What a glorious summer we're being treated too! It makes a wonderful change not to hear the usual dull drone of comments about rainfall, bad weather or 'a typical, wet British summer.' We're giving the rest of Europe a run for their money on the good weather front, with weeks of being in the mid to high 20s, and enjoying cloudless, sunny days - minus a few electric storms!
A summer sight I particularly love is how our parks, beaches and green spaces come alive. Bodies strewn across lush grassy areas, diverse music festivals, friends picnicking and family days out. And with school out for summer, the young are certainly enjoying this back-to-back sunshine.
But with my medical hat on, I can't help but consider what protection, if any, our youth and young adults are taking against the sun's harmful rays. While it's all fun and games in the sunshine, the sun's rays pose a very real danger - skin cancer - yet the tanned look is still seen as desirable and fashionable to many. So, are we doing enough to highlight the dangers of the sun to the young?
Recent research by the Teenager Cancer Trust suggests we're not. The research has highlighted teenagers' behaviour in the sun and their attitude to skin care - and the results are a real concern. Around one in four 13 to 19-year-olds have admitted that they would still get sunburnt for a tan - even if they knew someone with skin cancer. Almost a fifth of this age group have been sunburnt more than ten times in their lifetime and 13% admitted that they have never used sunscreen.
Around 13,300 people are diagnosed with malignant melanoma - the most serious form of skin cancer - in the UK each year, with over 2,000 deaths annually. And the stats are growing fast, with four times more people now being diagnosed with melanoma than 30 years ago.
Unlike many types of cancer, skin cancer is greatly affecting our young population. It's now one of the most common types of cancer in people between the ages of 15 to 34. And young people's behaviour in the sun, such as that captured by the Teenager Cancer Trust research, has got a lot to do with this.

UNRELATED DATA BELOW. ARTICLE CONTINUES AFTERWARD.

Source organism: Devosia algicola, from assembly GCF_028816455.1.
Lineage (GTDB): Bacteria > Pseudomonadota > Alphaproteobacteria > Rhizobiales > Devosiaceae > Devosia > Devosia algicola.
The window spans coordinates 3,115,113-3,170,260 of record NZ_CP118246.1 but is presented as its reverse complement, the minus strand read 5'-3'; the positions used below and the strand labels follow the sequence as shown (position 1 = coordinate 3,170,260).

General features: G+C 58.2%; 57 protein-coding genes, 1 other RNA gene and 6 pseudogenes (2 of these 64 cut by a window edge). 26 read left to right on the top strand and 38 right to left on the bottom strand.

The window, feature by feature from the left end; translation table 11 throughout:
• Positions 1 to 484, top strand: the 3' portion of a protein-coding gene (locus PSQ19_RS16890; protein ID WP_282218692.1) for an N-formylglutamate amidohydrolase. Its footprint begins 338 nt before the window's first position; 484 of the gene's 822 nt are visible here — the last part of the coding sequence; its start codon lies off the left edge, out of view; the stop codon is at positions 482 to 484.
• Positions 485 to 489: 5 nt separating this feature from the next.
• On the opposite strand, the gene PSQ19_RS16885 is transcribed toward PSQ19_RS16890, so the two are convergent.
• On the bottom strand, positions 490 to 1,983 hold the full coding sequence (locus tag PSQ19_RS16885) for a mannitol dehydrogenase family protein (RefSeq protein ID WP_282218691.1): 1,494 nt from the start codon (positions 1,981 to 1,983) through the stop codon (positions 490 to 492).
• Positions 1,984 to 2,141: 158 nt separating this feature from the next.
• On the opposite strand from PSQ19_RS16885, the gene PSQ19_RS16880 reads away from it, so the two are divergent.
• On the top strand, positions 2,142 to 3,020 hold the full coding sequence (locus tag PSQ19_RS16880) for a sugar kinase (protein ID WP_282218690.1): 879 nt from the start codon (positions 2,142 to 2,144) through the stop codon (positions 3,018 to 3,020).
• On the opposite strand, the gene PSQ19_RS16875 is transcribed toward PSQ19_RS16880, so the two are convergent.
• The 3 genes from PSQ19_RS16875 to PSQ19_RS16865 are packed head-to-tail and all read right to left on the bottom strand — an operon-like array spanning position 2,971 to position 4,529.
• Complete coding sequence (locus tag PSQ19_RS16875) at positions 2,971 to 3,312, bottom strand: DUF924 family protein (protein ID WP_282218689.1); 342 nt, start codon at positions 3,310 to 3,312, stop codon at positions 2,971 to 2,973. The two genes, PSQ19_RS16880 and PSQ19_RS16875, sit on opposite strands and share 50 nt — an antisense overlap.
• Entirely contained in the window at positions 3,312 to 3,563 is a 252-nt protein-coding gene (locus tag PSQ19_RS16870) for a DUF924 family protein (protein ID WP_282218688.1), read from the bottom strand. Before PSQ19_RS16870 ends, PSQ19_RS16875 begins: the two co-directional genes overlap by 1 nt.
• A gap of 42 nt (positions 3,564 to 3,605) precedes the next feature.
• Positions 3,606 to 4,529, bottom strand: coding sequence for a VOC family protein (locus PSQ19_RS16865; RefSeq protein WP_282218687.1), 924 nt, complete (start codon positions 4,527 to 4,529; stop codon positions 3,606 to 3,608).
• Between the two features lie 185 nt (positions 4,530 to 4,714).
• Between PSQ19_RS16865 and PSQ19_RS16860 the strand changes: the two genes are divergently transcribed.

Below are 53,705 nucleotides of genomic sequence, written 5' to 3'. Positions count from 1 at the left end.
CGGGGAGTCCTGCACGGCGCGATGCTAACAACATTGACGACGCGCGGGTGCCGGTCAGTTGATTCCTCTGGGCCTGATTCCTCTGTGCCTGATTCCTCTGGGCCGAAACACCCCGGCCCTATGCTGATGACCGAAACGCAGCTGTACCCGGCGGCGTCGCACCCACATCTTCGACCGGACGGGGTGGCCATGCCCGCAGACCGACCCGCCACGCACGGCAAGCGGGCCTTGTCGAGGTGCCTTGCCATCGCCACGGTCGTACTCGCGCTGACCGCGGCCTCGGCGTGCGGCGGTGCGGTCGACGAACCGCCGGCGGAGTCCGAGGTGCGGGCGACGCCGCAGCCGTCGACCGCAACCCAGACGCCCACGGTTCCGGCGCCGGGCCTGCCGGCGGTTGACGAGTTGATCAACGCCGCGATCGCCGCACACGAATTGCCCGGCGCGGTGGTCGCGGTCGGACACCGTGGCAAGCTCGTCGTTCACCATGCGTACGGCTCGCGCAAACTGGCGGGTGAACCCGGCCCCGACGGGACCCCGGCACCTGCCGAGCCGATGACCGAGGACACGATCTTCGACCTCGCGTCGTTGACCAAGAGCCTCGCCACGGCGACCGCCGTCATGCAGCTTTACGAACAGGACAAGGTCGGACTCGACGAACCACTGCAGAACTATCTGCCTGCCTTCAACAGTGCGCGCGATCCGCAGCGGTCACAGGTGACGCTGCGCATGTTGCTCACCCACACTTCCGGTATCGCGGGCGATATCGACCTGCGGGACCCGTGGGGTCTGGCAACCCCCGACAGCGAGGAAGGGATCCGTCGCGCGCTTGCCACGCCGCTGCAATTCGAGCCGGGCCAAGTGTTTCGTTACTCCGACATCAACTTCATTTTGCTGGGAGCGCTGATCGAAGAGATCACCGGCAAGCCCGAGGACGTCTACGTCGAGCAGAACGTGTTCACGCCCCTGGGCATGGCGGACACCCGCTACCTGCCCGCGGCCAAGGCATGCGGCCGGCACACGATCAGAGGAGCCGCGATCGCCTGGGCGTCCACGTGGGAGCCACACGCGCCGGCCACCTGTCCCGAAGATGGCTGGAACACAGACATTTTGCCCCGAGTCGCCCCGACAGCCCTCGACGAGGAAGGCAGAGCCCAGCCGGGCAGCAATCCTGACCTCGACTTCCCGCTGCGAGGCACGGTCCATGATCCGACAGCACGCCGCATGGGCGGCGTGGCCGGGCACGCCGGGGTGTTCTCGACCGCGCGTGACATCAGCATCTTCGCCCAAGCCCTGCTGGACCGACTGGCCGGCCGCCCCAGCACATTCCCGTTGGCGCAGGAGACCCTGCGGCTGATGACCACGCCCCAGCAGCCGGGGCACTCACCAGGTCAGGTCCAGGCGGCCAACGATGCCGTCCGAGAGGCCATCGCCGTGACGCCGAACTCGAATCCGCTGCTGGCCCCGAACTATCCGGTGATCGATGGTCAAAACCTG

It's not just being in the sunshine that's putting youths and young adults at risk of skin damage and potentially skin cancer. The popularity of sunbeds has risen dramatically in recent decades, and the pressure to look tanned all year round is coming from fashion, TV and celebrities. In the same research by the Teenager Cancer Trust, over a third of people questioned didn't know that sunbed rays are around 10-times stronger than the midday sun. And over a quarter didn't realise it was illegal to use sunbeds if they were under 18.
There's clearly not enough awareness about the dangers of the sun or what people should be doing to protect themselves. I guess the question is how do we reach the masses and convey the dangers in a way that will resonate?
One sun safety campaign that I've seen this summer, which I think is a great idea, is the Be Sun Aware Road Show. This road show has been touring the country, visiting popular music festivals and busy areas in London to encourage people to pay more attention to their skin this summer. Targeting music festivals is brilliant. Not only do you have thousands upon thousands of young people to hand, festivals can often involve long days in the heat, where many may feel the full effects of the sun's rays (when it's not all mud and wellies).
Another approach is to involve celebrities to reinforce the message. Youths and young adults often copy the behaviour of celebrities they admire. And many celebs are known for their bronzed limbs and sun kissed look - even though they are likely 'faking' it with tanning products.
In the past, Cancer Research UK teamed up with Nicola Roberts, a member of the popular girl band, Girls Aloud, to highlight the importance of skin care in the sun. We recently had Vinnie Jones fronting the British Heart Foundation's HeartStart campaign and the comedian, Bill Bailey, as the face of Prostate Cancer UK's awareness campaign.. Using a well known celebrity to get across a serious message is one that often makes an impact.
At a time of year when the sun's rays are at their strongest, there doesn't seem enough push to highlight the importance of skin care. When the summer is this good, most people, not just the young, will take every opportunity to soak up some rays. Sadly, the last thing on many people's mind will be skin care, yet surely it should be the first. More campaigns, more awareness and more education is greatly needed to stop melanoma statistics rising even further, especially in those so young.